Millennials get a bad rep just about everywhere. If you’re a Millennial on your credit union or bank’s leadership team, then you’re well aware of the uphill battle you fought to get there, and the even greater battles ahead.


But let me remind you: Steve Jobs was 21 when he started Apple. Jeff Bezos was 30 when he started Amazon. Howard Schultz was 32 when he took over Starbucks.


My point? Almost every business leader in history has been where you are. Even your board and executive team were once rookies.


You can’t control your generation’s pre-existing reputation. You can’t control what your board and executive team think about “those young people.”


What you can control, however, is your response.


Here are seven leadership lessons for every Millennial leader at a credit union or bank:



1. Ask Questions Consistently


When I joined On The Mark Strategies, Mark instituted what we now call “The 4:00 Call.” Every day at, you guessed it, 4 p.m., we meet for about 15 minutes. I share three things I’ve learned and ask three questions.


It has been the single most impactful thing in my career.


The 4:00 Call has forced me to not only ask questions (everyone should be asking questions on the job no matter your rank) but to ask them consistently. It’s trained me to be curious and dig deeper. Consistently asking questions ultimately builds confidence and grows authority.


2. Speak Up (Literally)


I mean this in two regards: First, posture. Scientist Amy Cuddy famously found that holding a “power pose” for two minutes will chemically increase the confidence signals in your brain. Before a presentation, stand up with your hands on your hips and your shoulders back. Sit up when you’re in a meeting. Physically moving your body upward will help assume an attitude of authority.


Second, do speak up when you have something to say. Those leaders we mentioned earlier would never be who they are to us today if they hadn’t spoken up. Don’t hold back.


3. Take Ownership


Taking ownership is different than taking initiative. Initiative says, “I raise my hand every time for everything because I’m young and can do anything for everyone.” Last time I checked (this morning) that’s unfortunately not true. Millennials in leadership are still human.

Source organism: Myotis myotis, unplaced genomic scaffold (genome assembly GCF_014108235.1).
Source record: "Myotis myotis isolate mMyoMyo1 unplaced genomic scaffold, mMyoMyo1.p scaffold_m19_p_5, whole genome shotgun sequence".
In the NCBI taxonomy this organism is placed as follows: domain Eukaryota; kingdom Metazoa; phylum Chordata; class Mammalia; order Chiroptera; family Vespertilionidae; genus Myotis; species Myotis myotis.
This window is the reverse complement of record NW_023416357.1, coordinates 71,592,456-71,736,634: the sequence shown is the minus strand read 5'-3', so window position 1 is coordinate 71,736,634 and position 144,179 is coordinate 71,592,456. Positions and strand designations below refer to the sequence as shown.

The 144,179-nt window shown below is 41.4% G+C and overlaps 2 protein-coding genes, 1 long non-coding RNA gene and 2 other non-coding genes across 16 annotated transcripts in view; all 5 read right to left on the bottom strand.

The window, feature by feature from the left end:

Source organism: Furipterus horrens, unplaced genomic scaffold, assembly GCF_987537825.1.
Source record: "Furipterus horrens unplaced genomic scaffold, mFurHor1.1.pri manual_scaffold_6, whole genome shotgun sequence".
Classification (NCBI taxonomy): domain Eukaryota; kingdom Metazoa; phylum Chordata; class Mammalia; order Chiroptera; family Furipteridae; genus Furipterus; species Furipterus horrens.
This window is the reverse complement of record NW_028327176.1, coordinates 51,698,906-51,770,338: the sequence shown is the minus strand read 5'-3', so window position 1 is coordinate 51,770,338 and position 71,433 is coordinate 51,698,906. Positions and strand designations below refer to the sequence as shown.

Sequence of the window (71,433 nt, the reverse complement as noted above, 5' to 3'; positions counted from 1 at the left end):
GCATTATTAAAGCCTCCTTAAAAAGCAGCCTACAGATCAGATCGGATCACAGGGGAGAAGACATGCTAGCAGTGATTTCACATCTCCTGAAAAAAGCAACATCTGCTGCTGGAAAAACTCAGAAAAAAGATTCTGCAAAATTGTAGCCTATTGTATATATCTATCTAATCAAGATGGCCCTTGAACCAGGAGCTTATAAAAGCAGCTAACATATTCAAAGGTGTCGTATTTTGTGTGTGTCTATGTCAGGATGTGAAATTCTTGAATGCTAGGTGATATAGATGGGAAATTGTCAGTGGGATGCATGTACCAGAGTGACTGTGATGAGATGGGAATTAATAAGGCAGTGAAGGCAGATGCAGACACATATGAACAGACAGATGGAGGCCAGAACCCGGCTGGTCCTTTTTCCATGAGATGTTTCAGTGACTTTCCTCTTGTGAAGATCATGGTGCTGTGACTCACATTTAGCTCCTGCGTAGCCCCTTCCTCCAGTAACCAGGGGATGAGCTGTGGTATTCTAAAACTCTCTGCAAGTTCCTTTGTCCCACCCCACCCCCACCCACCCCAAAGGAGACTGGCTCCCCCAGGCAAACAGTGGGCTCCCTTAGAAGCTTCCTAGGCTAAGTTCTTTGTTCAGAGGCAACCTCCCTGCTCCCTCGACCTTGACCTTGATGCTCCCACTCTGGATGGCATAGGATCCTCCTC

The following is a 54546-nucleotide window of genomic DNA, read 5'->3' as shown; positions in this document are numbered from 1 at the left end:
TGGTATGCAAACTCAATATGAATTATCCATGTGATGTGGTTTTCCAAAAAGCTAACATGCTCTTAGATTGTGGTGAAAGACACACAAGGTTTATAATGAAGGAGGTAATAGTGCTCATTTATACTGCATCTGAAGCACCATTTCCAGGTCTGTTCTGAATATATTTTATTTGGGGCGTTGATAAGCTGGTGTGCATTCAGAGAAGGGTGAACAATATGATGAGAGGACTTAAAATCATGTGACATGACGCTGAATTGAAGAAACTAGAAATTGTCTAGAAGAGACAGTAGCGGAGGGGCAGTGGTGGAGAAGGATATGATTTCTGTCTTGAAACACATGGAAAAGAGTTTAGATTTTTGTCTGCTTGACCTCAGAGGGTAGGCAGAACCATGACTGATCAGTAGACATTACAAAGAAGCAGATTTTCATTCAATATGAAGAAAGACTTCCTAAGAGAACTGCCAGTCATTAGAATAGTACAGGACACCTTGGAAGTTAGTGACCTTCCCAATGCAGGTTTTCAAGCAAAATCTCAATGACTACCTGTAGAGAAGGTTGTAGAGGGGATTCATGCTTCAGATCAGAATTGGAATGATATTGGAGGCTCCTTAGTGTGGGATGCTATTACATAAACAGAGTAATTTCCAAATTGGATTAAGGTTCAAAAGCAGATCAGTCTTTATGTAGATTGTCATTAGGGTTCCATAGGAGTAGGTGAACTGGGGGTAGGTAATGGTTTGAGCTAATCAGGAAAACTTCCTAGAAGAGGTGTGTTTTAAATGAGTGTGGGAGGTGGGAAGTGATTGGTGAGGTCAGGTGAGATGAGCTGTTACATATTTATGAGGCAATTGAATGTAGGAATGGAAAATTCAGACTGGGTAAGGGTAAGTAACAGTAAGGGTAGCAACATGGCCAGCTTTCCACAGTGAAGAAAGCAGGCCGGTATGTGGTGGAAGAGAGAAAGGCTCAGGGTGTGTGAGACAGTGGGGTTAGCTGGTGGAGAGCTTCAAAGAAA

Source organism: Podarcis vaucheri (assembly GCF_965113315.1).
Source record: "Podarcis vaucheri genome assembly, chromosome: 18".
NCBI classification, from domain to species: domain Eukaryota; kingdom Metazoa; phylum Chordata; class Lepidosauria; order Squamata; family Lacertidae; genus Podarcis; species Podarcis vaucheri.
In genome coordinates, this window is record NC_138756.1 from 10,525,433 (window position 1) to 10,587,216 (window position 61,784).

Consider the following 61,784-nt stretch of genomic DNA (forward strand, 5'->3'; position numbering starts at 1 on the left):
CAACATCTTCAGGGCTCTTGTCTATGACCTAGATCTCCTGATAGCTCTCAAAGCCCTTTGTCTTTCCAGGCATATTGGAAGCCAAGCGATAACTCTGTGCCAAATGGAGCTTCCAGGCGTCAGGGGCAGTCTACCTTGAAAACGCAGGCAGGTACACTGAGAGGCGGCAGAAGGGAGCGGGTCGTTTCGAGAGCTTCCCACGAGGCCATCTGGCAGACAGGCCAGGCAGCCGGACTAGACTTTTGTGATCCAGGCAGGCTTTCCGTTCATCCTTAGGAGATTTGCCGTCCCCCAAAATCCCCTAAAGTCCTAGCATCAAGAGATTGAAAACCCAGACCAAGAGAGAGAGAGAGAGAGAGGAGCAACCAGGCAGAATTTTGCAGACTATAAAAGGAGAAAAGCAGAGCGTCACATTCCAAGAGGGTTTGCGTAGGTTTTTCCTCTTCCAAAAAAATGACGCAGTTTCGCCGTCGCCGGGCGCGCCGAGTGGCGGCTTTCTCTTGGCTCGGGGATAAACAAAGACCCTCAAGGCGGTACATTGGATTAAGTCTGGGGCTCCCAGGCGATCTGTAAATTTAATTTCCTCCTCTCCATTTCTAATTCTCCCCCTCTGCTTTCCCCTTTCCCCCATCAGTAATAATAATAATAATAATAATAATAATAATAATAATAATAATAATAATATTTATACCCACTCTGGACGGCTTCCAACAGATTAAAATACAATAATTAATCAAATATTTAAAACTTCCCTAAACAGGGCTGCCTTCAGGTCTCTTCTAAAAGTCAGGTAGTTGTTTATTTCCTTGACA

Ownership, however, says, “This is what is in my capacity to control and I’m going to assume full responsibility for it.” If something goes wrong, own it. If something goes right, it’s okay to own that too. Carry a project from start to finish as if it’s your baby, and you’ll earn huge respect.


4. See Everything as Growth


Millennials are notorious for taking criticism poorly. The “blue ribbon syndrome” may in fact be the worst label to the generation’s name. Psychologist Carol Dweck authored the book “Mindset” in which she details the difference between a fixed mindset (taking every bad thing as failure) and a growth mindset (seeing everything good or bad as an opportunity to learn and grow).


Dweck describes those with a growth mindset like this: “Even though they felt distressed, they were ready to take the risks, confront the challenges and keep working at them.”


If you take feedback from your boss, your peers and your employees as opportunities to grow, then you’ll skyrocket your career because you won’t spend so much time licking your wounds.


5. Ask Why


Simon Sinek famously said, “People don’t buy what you do, they buy why you do it.” If you take time now to ask why your credit union or bank makes the strategic decisions it does, then you’ll pass your peers and be more fully equipped to assume greater leadership responsibilities in your career.


6. Send thank-you notes


People have invested in you, and if you follow the first five lessons then you’ll likely encounter even more people who are willing and eager to invest in you. They’re taking time out of their day and energy out of their tank to build you up. Thank them for it without an ulterior motive. Writing thank you notes puts you in the habit of gratitude.


7. Read. Listen. Watch.


However you learn best during your current life stage, keep learning. If you commute 15 minutes a day, in four years you’ll spend more time in your car than a college student does in class. Take advantage of that time by listening to audiobooks and podcasts that will build your career.


Here’s a shortlist of our favorite business and leadership podcasts:



On a personal note, the most crucial step I had to take in my own journey as a Millennial leader was recognizing that I am a leader. The sooner I acknowledged the skills and resources that make me uniquely able to do my job well, the sooner I grew. My hope is that you will too.